SEOUL — The children of a former military dictator of South Korea, Chun Doo-hwan, said Tuesday that they will pay $154 million that their father owed the government in fines.
Their decision closes a chapter on South Korea’s prolonged struggle with the legacy of one of its most brutal former leaders.
Chun, then an army major general, came to power in a coup in 1979 following the assassination of another military-backed strongman, President Park Chung-hee, who was the father of the current South Korean leader, President Park Geun-hye.
Chun ruled until 1988, when he was succeeded by Roh Tae-woo, his partner in the 1979 coup.
After South Korea’s transition to democracy, both Chun and Roh were convicted on charges of treason for their roles in the coup and a 1980 military crackdown on a pro-democracy uprising in the southern city of Kwangju that left hundreds dead.
They were also convicted of collecting huge bribes from big business while in office.
In 1997, Chun was sentenced to life in prison and Roh to 17 years.
Although they were later pardoned and freed, Chun and Roh had failed to pay the $203 million and $248 million that they were fined, respectively.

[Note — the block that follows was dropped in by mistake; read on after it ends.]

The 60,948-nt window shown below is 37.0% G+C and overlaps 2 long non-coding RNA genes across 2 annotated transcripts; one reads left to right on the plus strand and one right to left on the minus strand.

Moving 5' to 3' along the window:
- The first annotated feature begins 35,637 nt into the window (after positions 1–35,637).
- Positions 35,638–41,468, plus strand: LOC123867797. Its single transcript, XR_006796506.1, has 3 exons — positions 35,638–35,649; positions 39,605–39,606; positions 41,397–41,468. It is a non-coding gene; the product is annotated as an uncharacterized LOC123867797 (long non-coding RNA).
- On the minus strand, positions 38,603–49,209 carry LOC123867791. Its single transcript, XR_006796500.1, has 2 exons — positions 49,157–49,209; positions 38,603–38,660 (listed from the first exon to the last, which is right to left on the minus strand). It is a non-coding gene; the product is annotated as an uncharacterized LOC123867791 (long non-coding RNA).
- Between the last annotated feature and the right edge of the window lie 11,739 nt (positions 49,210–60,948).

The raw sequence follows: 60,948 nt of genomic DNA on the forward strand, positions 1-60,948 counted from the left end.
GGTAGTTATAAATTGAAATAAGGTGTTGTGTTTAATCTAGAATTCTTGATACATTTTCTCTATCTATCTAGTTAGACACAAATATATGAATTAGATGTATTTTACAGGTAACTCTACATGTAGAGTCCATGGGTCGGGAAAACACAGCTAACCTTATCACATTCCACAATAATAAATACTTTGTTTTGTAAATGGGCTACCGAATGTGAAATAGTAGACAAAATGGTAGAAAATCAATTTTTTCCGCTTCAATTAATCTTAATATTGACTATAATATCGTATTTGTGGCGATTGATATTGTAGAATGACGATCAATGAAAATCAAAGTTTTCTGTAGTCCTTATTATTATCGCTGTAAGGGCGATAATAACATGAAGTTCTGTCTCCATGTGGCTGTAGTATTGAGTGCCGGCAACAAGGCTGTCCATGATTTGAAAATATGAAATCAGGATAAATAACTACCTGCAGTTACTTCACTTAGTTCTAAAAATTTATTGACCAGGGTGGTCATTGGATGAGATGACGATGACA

Chun has paid only a quarter of his fine, claiming to have only $267 in his bank accounts.
But opposition lawmakers have said he might have huge assets stashed away.
The statute of limitations on confiscating assets from him was to expire this year. But in June, the National Assembly passed a bill that extended the statute of limitations on his case to 2020 and allowed prosecutors to collect from his family members as well if it could be proved that any of their properties originated from Chun’s illegal funds.
Prosecutors have since raided 90 facilities owned by the Chun family members, confiscating a total of $83 million worth of assets.
Chun’s brother-in-law was arrested on tax evasion charges earlier this month. Chun Jae-yong, one of the former president’s three sons, was also under investigation on similar charges.
“We bow deeply in apology,” Chun Jae-kook, the eldest son of Chun, said in a family statement that he read in front of the prosecutors’ office in Seoul on Tuesday.
He said Chun’s three sons and daughter would give up buildings, land, and paintings and other assets to help pay their father’s fine.
He said the house where Chun and his wife live would also be sold to help pay the fine, though he asked government officials to let his parents live there until they die. Chun is 82.